There was dead silence in the cathedral, then the sound of a slight groan as the bride's head dropped in disbelief. The clergyman was so startled he didn't know what to do. This had never happened before. The words were a formality, no one ever objected. It added a nice touch of suspense to a ceremony that was otherwise a foregone conclusion, but no one ever said anything.

Until now.

The governor was not so constrained. He stared incredulously at Ol' Chumbucket, then wailed, "Jiffy!"

Jeffries was himself caught by surprise. He hadn't been in the church, he was on the front steps preparing the release of 200 doves – pigeons actually but who would know the difference? – when he heard his name called. That wasn't right. He dashed into the church through the side door and saw his employer pointing to a lone figure.

"That man is spoiling everything," the governor wailed.

Jeffries began walking briskly toward the offending figure before he recognized who it was. He also recognized that Ol' Chumbucket had withdrawn a pistol from his boot, cocked it and pointed it at Jeffries' chest.

"Just hold it right there friend," Ol' Chumbucket said. "This is between me and the groom – well, really the groom can go to hell as far as I'm concerned. He just can't marry the bride. This is between her and me."

Jeffries took a couple of steps closer and hissed, sotto voce, "You really don't need to do this. Everything's under control."

"Really?" Chumbucket said. "I hate it when everything's under control. So boring."

The bride stood and turned toward him. Chumbucket couldn't read her look, and it had nothing to do with her veil. She was obviously thinking furiously, but struggling to maintain her composure.

"I'm sure you're mistaken sir, whoever you are, and if you'd just step outside with Jeffries here I'm sure you can straighten it all out between you," she said.

"No can do, dear," the pirate said. "I've already raised my voice, and I'm sure at this point the bishop quivering over there next to you won't continue until he's had an explanation. So even if I am mistaken – and I'm not often mistaken – the wedding can't go forward just yet. Right, your holy eminence?"

The bishop gulped and shrugged, giving a nod toward the governor that indicated he'd happily overlook almost anything if the man ordered him to. But Chumbucket didn't give him time to say so and began advancing up the aisle.

The main detachment of guards in the vestibule had now filled the back of the nave and was closing in on this "person" who was fouling up the carefully timed wedding. Ol' Chumbucket leaped onto the seat of the pew and, balancing himself on the pew's back, hopped from bench to bench, advancing toward the front of the church, where the governor drew back, alarmed. The guards split up, half continuing up the main aisle, half from the side. Another contingent of guards filled the sacristy area, stepping between the governor and this madman.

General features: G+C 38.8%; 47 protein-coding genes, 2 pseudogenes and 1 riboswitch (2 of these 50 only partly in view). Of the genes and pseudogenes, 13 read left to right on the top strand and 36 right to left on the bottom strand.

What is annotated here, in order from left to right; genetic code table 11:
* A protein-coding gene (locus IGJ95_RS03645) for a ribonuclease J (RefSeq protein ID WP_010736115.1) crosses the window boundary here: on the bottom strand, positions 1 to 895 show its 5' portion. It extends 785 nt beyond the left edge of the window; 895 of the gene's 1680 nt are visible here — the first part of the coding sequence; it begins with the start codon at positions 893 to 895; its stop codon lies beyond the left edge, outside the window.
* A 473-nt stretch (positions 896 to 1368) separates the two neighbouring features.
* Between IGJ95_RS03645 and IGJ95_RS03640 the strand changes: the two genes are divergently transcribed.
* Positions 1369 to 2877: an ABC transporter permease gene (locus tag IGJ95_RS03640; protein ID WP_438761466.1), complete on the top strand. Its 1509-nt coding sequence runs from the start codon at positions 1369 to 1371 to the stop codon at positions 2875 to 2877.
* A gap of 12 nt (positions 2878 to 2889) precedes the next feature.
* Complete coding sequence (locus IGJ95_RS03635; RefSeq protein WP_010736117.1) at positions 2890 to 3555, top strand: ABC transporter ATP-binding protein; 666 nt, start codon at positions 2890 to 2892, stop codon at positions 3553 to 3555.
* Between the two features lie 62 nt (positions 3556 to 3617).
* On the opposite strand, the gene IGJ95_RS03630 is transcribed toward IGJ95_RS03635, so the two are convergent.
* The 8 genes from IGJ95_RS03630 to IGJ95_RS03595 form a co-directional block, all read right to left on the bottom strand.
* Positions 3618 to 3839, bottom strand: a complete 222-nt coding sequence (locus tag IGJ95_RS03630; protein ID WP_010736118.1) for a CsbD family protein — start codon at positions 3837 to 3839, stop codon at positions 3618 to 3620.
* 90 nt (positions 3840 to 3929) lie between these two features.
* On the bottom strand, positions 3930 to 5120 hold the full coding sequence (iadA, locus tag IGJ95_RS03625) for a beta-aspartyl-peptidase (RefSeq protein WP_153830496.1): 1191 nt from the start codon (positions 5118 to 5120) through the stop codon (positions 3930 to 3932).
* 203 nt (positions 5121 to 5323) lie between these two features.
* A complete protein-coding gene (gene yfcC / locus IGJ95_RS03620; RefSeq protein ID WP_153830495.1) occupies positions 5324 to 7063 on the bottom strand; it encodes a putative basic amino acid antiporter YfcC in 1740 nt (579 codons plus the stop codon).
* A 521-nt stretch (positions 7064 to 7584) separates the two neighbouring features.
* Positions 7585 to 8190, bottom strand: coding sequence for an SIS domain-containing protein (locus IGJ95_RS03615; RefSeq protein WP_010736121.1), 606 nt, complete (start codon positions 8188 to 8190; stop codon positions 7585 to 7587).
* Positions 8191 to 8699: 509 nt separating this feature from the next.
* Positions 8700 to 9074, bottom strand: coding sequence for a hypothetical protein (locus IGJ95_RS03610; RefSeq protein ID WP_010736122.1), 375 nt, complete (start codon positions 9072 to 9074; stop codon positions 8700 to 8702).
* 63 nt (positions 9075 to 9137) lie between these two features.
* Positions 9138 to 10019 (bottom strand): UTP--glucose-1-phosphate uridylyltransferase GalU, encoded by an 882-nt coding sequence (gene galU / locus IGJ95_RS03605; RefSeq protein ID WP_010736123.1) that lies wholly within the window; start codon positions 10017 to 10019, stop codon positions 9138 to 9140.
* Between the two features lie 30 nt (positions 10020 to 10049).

Chumbucket kept his eyes on the guards closing in on him, and leaped for one of the pillars lining the sides of the church, where the ropes holding the chandeliers in place were fastened. He dropped his pistol back into his boots and drew his cutlass, and as the guards rushed him he hacked at the rope, grabbing it as the blade tore through the hemp. As the chandelier crashed to the floor, scattering the guards, its weight pulled Chumbucket up, swinging him towards the front of the church where he landed in the choir loft overlooking the altar.

The captain of the guard turned to his aide and shouted, "Run to the gaol, get the rest of the guards. We need backup. Now!"

That was all Ol' Chumbucket needed to hear, and thanks to the excellent acoustics of the building he heard it. With the guards being pulled from the gaol he could beat a retreat at this point and McCormack could do the rest. But there wasn't really anywhere to go yet, he'd need to split them up more. Besides, he had a little more to say.

"I'm very sorry, gov, but you can't marry the lady there."

"And why not?" demanded the governor, who presented a much bolder persona when surrounded by guards. "She loves me and I love her, and she's rich, so why can't I marry her?"

"I'm afraid she's already married," Chumbucket said.

There were 500 guests crammed onto the groom's side of the church, plus 20 members of the wedding party, plus 28 guards actually in the church. That's 548 people, each with a jaw, and all 548 jaws gaped open, none more widely agape than Mad Sally's.

"I knew you were insane," she shouted at Chumbucket. "But I never knew you were crazy."

"Sorry, ma'am, but it's true," Ol' Chumbucket said.

"And I suppose you have papers to prove this preposterous claim of a previous marriage?" the governor asked.

"Papers? No, not exactly. But there's this – he held out the piece of coral on the chain around his neck. Sally managed not to gasp audibly, but she blanched. "And this."

Ol' Chumbucket pulled open his shirt, exposing the tattoo on his chest, noting as he did so that the guards were edging closer.

The governor guffawed.

"And a rock and a tattoo are somehow supposed to prove that this woman – this noblewoman, a member of the Scandinavian royal family – is married? To who?"

"To whom would be correct, not to who," Ol' Chumbucket chided. "And the answer is simple."

"To me."

The countess threw her hand to her head and swooned, falling backwards into the arms of the startled governor, who toppled backwards, falling to the floor with Mad Sally on top of him.